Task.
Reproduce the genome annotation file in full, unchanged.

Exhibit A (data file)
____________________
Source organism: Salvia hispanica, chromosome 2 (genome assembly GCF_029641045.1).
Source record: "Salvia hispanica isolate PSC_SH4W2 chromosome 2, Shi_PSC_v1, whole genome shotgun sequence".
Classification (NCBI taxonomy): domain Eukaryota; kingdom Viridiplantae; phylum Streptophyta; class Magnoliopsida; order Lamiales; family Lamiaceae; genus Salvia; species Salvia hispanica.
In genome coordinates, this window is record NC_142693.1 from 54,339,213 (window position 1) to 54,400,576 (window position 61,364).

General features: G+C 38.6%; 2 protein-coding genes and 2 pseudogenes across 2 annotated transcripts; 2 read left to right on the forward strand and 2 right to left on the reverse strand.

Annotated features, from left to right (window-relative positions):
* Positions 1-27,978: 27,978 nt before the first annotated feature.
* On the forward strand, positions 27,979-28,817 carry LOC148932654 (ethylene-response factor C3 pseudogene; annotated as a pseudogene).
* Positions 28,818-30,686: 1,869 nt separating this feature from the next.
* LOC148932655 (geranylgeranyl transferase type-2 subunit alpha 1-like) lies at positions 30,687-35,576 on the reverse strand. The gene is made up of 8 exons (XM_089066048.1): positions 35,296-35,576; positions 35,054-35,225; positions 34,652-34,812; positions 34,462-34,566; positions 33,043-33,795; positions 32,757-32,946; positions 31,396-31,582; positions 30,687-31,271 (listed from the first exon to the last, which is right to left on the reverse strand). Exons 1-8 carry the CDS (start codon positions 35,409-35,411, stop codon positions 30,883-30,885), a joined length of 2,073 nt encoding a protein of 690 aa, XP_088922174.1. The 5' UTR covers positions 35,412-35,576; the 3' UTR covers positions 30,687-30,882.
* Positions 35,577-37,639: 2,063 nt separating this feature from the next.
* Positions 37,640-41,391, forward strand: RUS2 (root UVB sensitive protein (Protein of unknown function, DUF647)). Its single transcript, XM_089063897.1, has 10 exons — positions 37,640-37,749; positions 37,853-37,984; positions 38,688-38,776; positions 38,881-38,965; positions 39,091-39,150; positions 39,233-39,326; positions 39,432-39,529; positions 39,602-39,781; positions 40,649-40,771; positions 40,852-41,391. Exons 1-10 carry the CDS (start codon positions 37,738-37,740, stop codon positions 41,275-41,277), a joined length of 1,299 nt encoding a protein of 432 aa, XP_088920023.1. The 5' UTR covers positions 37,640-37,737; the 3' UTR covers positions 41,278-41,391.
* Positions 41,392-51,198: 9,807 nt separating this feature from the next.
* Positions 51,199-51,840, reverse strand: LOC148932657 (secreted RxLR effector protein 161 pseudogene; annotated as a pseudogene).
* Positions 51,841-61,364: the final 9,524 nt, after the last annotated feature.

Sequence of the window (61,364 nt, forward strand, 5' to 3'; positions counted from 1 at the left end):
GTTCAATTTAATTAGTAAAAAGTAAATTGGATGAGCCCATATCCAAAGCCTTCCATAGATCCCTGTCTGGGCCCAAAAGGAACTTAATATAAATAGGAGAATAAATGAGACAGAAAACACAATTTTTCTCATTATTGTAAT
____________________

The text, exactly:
Source organism: Salvia hispanica, chromosome 2 (genome assembly GCF_029641045.1).
Source record: "Salvia hispanica isolate PSC_SH4W2 chromosome 2, Shi_PSC_v1, whole genome shotgun sequence".
Classification (NCBI taxonomy): domain Eukaryota; kingdom Viridiplantae; phylum Streptophyta; class Magnoliopsida; order Lamiales; family Lamiaceae; genus Salvia; species Salvia hispanica.
In genome coordinates, this window is record NC_142693.1 from 54,339,213 (window position 1) to 54,400,576 (window position 61,364).

General features: G+C 38.6%; 2 protein-coding genes and 2 pseudogenes across 2 annotated transcripts; 2 read left to right on the forward strand and 2 right to left on the reverse strand.

Annotated features, from left to right (window-relative positions):
* Positions 1-27,978: 27,978 nt before the first annotated feature.
* On the forward strand, positions 27,979-28,817 carry LOC148932654 (ethylene-response factor C3 pseudogene; annotated as a pseudogene).
* Positions 28,818-30,686: 1,869 nt separating this feature from the next.
* LOC148932655 (geranylgeranyl transferase type-2 subunit alpha 1-like) lies at positions 30,687-35,576 on the reverse strand. The gene is made up of 8 exons (XM_089066048.1): positions 35,296-35,576; positions 35,054-35,225; positions 34,652-34,812; positions 34,462-34,566; positions 33,043-33,795; positions 32,757-32,946; positions 31,396-31,582; positions 30,687-31,271 (listed from the first exon to the last, which is right to left on the reverse strand). Exons 1-8 carry the CDS (start codon positions 35,409-35,411, stop codon positions 30,883-30,885), a joined length of 2,073 nt encoding a protein of 690 aa, XP_088922174.1. The 5' UTR covers positions 35,412-35,576; the 3' UTR covers positions 30,687-30,882.
* Positions 35,577-37,639: 2,063 nt separating this feature from the next.
* Positions 37,640-41,391, forward strand: RUS2 (root UVB sensitive protein (Protein of unknown function, DUF647)). Its single transcript, XM_089063897.1, has 10 exons — positions 37,640-37,749; positions 37,853-37,984; positions 38,688-38,776; positions 38,881-38,965; positions 39,091-39,150; positions 39,233-39,326; positions 39,432-39,529; positions 39,602-39,781; positions 40,649-40,771; positions 40,852-41,391. Exons 1-10 carry the CDS (start codon positions 37,738-37,740, stop codon positions 41,275-41,277), a joined length of 1,299 nt encoding a protein of 432 aa, XP_088920023.1. The 5' UTR covers positions 37,640-37,737; the 3' UTR covers positions 41,278-41,391.
* Positions 41,392-51,198: 9,807 nt separating this feature from the next.
* Positions 51,199-51,840, reverse strand: LOC148932657 (secreted RxLR effector protein 161 pseudogene; annotated as a pseudogene).
* Positions 51,841-61,364: the final 9,524 nt, after the last annotated feature.

Sequence of the window (61,364 nt, forward strand, 5' to 3'; positions counted from 1 at the left end):
GTTCAATTTAATTAGTAAAAAGTAAATTGGATGAGCCCATATCCAAAGCCTTCCATAGATCCCTGTCTGGGCCCAAAAGGAACTTAATATAAATAGGAGAATAAATGAGACAGAAAACACAATTTTTCTCATTATTGTAAT